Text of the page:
An dead opposition fighter at the Ras Lanuf hospital. A doctor prays as others cover his body and wrap his head. March 6.

Doctors near the front line, waiting to receive the wounded. March 6.

What amazed me though, was how insistent the doctors and hospital staff actually were to have me photograph all of this. They basically pulled me into the ER and told me to shoot. “Show the world what Qaddafi is doing to us”, they yelled, friends and family standing alongside. Also, the shabab were happy to have me around on the front line, constantly handing out food, bread, water, boxed juice; it was almost like being on a school picnic at times. In all seriousness though, they are roughing it out in small numbers and definitely out-gunned by government forces. Things in Libya are getting shady too, unknown men are running around asking lots of questions and bordering on the aggressive.

Fighters pushing towards Bin Jawad only to be defeated by government forces. March 6.

I realized the enormity of everything as it happened and stopped sometimes. In reality, things were happening so fast, yet in my mind, it almost felt like slow motion. I was trying to think about what I had just seen before pressing the shutter, but I couldn’t force myself to totally switch off.

After two long weeks, there seems to be no real end in sight.

–Nicole Tung

PHOTOGRAPHS by NICOLE TUNG

To see entire BagNews series on Egypt and Libya: Middle-East Uprising 2011

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About the Photographer

Nicole Tung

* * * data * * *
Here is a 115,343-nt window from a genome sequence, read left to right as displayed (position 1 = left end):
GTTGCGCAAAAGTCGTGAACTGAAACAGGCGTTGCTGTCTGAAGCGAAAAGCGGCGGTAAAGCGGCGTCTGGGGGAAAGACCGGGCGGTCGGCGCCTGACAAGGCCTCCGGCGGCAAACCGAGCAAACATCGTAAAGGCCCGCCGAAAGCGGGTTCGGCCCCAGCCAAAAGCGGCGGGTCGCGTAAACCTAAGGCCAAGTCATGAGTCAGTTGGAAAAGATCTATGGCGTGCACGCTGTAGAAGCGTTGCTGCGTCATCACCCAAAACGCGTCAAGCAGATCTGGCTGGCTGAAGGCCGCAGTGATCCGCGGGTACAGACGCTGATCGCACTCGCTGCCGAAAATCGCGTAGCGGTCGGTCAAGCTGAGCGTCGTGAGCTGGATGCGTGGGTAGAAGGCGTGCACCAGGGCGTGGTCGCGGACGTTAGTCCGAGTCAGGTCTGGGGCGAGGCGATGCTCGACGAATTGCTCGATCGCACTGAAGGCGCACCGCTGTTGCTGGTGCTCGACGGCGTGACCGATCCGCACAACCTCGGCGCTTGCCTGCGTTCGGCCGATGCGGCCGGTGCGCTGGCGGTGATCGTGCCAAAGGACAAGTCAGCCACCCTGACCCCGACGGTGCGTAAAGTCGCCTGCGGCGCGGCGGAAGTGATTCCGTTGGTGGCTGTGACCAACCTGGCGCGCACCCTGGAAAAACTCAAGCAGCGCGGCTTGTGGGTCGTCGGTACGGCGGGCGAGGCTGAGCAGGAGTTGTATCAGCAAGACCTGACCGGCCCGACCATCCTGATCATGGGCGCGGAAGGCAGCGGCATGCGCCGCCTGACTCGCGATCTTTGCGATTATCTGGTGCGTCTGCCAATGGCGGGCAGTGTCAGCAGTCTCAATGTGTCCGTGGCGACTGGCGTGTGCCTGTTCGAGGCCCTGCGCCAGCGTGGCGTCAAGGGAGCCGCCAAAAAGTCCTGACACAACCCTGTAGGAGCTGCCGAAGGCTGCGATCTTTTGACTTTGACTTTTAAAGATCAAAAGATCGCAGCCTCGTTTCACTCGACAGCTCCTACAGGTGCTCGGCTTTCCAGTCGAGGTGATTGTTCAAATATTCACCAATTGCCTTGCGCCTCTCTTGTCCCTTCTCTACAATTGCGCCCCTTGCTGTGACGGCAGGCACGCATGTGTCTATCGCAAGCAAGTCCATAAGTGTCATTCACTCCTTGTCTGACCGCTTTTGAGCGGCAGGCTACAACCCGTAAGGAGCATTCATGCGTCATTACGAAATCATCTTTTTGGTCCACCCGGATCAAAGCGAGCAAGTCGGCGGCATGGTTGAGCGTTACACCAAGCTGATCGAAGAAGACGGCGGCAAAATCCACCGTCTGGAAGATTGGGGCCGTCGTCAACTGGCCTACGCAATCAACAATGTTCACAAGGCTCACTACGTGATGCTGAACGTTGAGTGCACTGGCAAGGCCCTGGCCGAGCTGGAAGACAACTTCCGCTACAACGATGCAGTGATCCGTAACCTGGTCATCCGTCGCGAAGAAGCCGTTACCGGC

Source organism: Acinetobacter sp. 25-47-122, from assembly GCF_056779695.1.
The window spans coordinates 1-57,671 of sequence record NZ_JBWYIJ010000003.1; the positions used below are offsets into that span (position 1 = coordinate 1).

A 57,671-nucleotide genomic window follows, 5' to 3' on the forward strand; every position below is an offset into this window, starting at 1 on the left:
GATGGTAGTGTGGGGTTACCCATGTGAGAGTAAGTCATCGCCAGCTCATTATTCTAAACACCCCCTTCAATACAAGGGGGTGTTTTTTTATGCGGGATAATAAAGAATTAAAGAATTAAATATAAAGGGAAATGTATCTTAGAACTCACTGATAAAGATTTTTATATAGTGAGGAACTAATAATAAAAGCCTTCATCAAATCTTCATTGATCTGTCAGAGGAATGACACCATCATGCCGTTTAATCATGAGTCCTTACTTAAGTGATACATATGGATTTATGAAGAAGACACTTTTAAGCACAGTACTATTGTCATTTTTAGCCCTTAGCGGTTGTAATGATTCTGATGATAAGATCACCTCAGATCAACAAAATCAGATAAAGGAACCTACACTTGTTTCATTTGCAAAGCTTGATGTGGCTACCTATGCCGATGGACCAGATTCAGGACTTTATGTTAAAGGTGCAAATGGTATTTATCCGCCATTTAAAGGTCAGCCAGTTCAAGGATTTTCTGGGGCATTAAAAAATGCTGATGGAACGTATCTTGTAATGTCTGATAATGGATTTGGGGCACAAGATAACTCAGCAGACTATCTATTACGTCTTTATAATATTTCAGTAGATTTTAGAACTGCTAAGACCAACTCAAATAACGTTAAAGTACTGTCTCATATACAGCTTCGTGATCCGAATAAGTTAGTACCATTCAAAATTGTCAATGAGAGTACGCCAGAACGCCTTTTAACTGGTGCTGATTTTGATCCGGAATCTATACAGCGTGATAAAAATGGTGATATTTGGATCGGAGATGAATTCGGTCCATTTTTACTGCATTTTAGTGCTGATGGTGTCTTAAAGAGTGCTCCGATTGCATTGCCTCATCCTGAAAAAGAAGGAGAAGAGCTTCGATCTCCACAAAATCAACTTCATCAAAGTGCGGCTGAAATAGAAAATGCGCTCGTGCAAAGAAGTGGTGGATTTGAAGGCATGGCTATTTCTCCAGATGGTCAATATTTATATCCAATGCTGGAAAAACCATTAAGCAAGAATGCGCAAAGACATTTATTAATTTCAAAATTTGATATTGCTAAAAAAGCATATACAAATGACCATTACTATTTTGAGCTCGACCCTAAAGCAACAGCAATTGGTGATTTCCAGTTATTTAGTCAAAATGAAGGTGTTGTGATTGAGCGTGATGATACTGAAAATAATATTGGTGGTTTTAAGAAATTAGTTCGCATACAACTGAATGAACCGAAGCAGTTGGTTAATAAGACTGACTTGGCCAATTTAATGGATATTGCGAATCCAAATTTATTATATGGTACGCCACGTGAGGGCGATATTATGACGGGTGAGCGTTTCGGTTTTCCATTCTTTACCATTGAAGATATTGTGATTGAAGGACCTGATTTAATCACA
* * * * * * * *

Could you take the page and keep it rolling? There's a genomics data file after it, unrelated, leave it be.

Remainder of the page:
Nicole Tung (b. 1986) is a freelance photographer born and raised in Hong Kong. She graduated from New York University in 2009 after studying journalism and history and currently freelances for clients including The New York Times, The Sunday Times, Human Rights Watch, and The Wall Street Journal. Her work has also appeared in Vogue (UK), The Telegraph, The Global Post and other international publications. She has traveled to Bosnia and Kosovo to examine post-war reconstruction, the Thai-Burma border, Pakistan, Xinjiang in China, and has most recently covered the revolutions in Egypt and Libya, and continues documenting the Arab uprisings in 2012. Her work has been recognized and awarded by the International Photography Awards, The Maybach Foundation, Women in Photojournalism, the Hearst Foundation, the NYPPA and other organizations. She has been a part of two group exhibitions; one showcasing the documentation of the World Trade Center, and another featuring work from Kashgar with Sombra Projects at the New York Photo Festival 2010. Her work from Libya was part of group slideshows at the Prix Bayeux Photo Festival in France, and the Bursa Photo Festival in Turkey both in October 2011. See more of Nicole's work for BagNews here.